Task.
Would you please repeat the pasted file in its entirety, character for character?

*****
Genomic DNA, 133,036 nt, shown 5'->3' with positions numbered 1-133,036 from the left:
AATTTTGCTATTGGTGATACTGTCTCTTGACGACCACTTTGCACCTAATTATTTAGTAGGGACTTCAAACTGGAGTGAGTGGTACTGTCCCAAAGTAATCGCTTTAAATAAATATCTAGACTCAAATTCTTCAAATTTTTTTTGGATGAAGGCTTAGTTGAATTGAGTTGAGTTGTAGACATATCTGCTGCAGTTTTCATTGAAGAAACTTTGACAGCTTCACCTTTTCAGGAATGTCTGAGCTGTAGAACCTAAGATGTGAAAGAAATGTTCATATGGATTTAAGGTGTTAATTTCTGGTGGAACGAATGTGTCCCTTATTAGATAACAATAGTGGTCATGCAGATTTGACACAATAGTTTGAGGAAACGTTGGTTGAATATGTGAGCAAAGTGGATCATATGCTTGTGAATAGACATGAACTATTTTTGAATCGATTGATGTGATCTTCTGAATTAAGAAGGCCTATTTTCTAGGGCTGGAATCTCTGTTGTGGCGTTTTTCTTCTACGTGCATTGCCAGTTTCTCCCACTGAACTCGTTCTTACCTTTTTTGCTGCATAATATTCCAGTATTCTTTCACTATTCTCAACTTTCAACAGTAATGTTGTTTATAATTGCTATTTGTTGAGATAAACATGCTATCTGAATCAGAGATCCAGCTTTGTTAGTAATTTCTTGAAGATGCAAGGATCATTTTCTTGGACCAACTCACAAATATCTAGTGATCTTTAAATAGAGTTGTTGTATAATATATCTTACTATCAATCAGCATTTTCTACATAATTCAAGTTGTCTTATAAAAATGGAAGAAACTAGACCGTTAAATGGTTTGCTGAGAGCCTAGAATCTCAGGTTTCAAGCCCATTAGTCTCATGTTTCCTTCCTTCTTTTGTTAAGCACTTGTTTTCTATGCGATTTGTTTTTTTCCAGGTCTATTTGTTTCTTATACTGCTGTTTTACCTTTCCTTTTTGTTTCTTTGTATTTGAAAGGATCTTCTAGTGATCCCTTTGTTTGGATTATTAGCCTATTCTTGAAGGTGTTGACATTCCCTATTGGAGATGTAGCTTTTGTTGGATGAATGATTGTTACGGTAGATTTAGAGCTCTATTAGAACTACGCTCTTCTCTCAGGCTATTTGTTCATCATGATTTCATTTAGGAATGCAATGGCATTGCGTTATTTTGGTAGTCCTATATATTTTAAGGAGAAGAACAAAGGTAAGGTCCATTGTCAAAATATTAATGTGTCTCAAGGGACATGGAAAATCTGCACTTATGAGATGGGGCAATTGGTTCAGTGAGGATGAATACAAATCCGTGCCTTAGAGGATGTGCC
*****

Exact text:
Genomic DNA, 133,036 nt, shown 5'->3' with positions numbered 1-133,036 from the left:
AATTTTGCTATTGGTGATACTGTCTCTTGACGACCACTTTGCACCTAATTATTTAGTAGGGACTTCAAACTGGAGTGAGTGGTACTGTCCCAAAGTAATCGCTTTAAATAAATATCTAGACTCAAATTCTTCAAATTTTTTTTGGATGAAGGCTTAGTTGAATTGAGTTGAGTTGTAGACATATCTGCTGCAGTTTTCATTGAAGAAACTTTGACAGCTTCACCTTTTCAGGAATGTCTGAGCTGTAGAACCTAAGATGTGAAAGAAATGTTCATATGGATTTAAGGTGTTAATTTCTGGTGGAACGAATGTGTCCCTTATTAGATAACAATAGTGGTCATGCAGATTTGACACAATAGTTTGAGGAAACGTTGGTTGAATATGTGAGCAAAGTGGATCATATGCTTGTGAATAGACATGAACTATTTTTGAATCGATTGATGTGATCTTCTGAATTAAGAAGGCCTATTTTCTAGGGCTGGAATCTCTGTTGTGGCGTTTTTCTTCTACGTGCATTGCCAGTTTCTCCCACTGAACTCGTTCTTACCTTTTTTGCTGCATAATATTCCAGTATTCTTTCACTATTCTCAACTTTCAACAGTAATGTTGTTTATAATTGCTATTTGTTGAGATAAACATGCTATCTGAATCAGAGATCCAGCTTTGTTAGTAATTTCTTGAAGATGCAAGGATCATTTTCTTGGACCAACTCACAAATATCTAGTGATCTTTAAATAGAGTTGTTGTATAATATATCTTACTATCAATCAGCATTTTCTACATAATTCAAGTTGTCTTATAAAAATGGAAGAAACTAGACCGTTAAATGGTTTGCTGAGAGCCTAGAATCTCAGGTTTCAAGCCCATTAGTCTCATGTTTCCTTCCTTCTTTTGTTAAGCACTTGTTTTCTATGCGATTTGTTTTTTTCCAGGTCTATTTGTTTCTTATACTGCTGTTTTACCTTTCCTTTTTGTTTCTTTGTATTTGAAAGGATCTTCTAGTGATCCCTTTGTTTGGATTATTAGCCTATTCTTGAAGGTGTTGACATTCCCTATTGGAGATGTAGCTTTTGTTGGATGAATGATTGTTACGGTAGATTTAGAGCTCTATTAGAACTACGCTCTTCTCTCAGGCTATTTGTTCATCATGATTTCATTTAGGAATGCAATGGCATTGCGTTATTTTGGTAGTCCTATATATTTTAAGGAGAAGAACAAAGGTAAGGTCCATTGTCAAAATATTAATGTGTCTCAAGGGACATGGAAAATCTGCACTTATGAGATGGGGCAATTGGTTCAGTGAGGATGAATACAAATCCGTGCCTTAGAGGATGTGCC